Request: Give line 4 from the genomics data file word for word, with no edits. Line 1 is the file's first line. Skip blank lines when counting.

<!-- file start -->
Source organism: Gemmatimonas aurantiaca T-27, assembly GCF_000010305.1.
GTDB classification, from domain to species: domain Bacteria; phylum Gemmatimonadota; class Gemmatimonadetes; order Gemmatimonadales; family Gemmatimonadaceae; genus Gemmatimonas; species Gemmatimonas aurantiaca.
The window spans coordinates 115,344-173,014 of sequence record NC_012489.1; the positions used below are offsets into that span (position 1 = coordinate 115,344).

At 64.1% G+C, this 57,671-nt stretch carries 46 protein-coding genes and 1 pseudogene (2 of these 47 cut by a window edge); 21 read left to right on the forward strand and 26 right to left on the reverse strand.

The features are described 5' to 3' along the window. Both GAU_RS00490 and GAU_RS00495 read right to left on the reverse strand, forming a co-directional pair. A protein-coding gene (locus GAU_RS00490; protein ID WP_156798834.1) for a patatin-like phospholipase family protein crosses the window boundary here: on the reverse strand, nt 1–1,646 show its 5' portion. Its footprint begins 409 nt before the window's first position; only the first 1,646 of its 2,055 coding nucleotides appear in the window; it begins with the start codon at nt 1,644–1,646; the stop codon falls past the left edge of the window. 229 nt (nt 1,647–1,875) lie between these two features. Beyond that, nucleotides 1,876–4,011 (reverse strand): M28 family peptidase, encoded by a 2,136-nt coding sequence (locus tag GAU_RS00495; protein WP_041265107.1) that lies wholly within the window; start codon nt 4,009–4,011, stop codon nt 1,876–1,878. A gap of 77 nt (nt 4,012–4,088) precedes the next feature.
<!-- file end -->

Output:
At 64.1% G+C, this 57,671-nt stretch carries 46 protein-coding genes and 1 pseudogene (2 of these 47 cut by a window edge); 21 read left to right on the forward strand and 26 right to left on the reverse strand.